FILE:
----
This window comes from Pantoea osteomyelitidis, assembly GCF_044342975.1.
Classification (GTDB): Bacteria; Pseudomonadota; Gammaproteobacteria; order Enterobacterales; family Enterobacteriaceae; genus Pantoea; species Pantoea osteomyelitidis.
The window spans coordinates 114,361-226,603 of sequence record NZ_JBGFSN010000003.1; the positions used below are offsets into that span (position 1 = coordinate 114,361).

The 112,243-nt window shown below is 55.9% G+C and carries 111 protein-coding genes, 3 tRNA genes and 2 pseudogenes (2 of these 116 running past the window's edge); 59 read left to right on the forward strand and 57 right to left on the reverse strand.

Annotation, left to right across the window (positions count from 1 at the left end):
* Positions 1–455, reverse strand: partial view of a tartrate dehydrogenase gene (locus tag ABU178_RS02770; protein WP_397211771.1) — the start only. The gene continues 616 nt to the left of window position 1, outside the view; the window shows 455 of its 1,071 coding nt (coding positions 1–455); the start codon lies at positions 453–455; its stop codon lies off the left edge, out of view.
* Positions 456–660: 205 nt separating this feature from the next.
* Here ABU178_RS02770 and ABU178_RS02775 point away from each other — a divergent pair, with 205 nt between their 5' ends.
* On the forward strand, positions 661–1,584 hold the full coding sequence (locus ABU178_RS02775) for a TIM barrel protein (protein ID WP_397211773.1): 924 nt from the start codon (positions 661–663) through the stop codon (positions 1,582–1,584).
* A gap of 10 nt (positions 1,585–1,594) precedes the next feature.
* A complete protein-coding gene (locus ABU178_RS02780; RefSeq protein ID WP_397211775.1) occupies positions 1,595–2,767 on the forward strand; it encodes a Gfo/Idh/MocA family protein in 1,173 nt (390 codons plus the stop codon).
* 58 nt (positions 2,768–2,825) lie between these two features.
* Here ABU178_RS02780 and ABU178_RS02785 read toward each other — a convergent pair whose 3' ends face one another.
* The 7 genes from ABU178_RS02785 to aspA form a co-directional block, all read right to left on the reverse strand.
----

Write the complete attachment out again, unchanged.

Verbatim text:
This window comes from Pantoea osteomyelitidis, assembly GCF_044342975.1.
Classification (GTDB): Bacteria; Pseudomonadota; Gammaproteobacteria; order Enterobacterales; family Enterobacteriaceae; genus Pantoea; species Pantoea osteomyelitidis.
The window spans coordinates 114,361-226,603 of sequence record NZ_JBGFSN010000003.1; the positions used below are offsets into that span (position 1 = coordinate 114,361).

The 112,243-nt window shown below is 55.9% G+C and carries 111 protein-coding genes, 3 tRNA genes and 2 pseudogenes (2 of these 116 running past the window's edge); 59 read left to right on the forward strand and 57 right to left on the reverse strand.

Annotation, left to right across the window (positions count from 1 at the left end):
* Positions 1–455, reverse strand: partial view of a tartrate dehydrogenase gene (locus tag ABU178_RS02770; protein WP_397211771.1) — the start only. The gene continues 616 nt to the left of window position 1, outside the view; the window shows 455 of its 1,071 coding nt (coding positions 1–455); the start codon lies at positions 453–455; its stop codon lies off the left edge, out of view.
* Positions 456–660: 205 nt separating this feature from the next.
* Here ABU178_RS02770 and ABU178_RS02775 point away from each other — a divergent pair, with 205 nt between their 5' ends.
* On the forward strand, positions 661–1,584 hold the full coding sequence (locus ABU178_RS02775) for a TIM barrel protein (protein ID WP_397211773.1): 924 nt from the start codon (positions 661–663) through the stop codon (positions 1,582–1,584).
* A gap of 10 nt (positions 1,585–1,594) precedes the next feature.
* A complete protein-coding gene (locus ABU178_RS02780; RefSeq protein ID WP_397211775.1) occupies positions 1,595–2,767 on the forward strand; it encodes a Gfo/Idh/MocA family protein in 1,173 nt (390 codons plus the stop codon).
* 58 nt (positions 2,768–2,825) lie between these two features.
* Here ABU178_RS02780 and ABU178_RS02785 read toward each other — a convergent pair whose 3' ends face one another.
* The 7 genes from ABU178_RS02785 to aspA form a co-directional block, all read right to left on the reverse strand.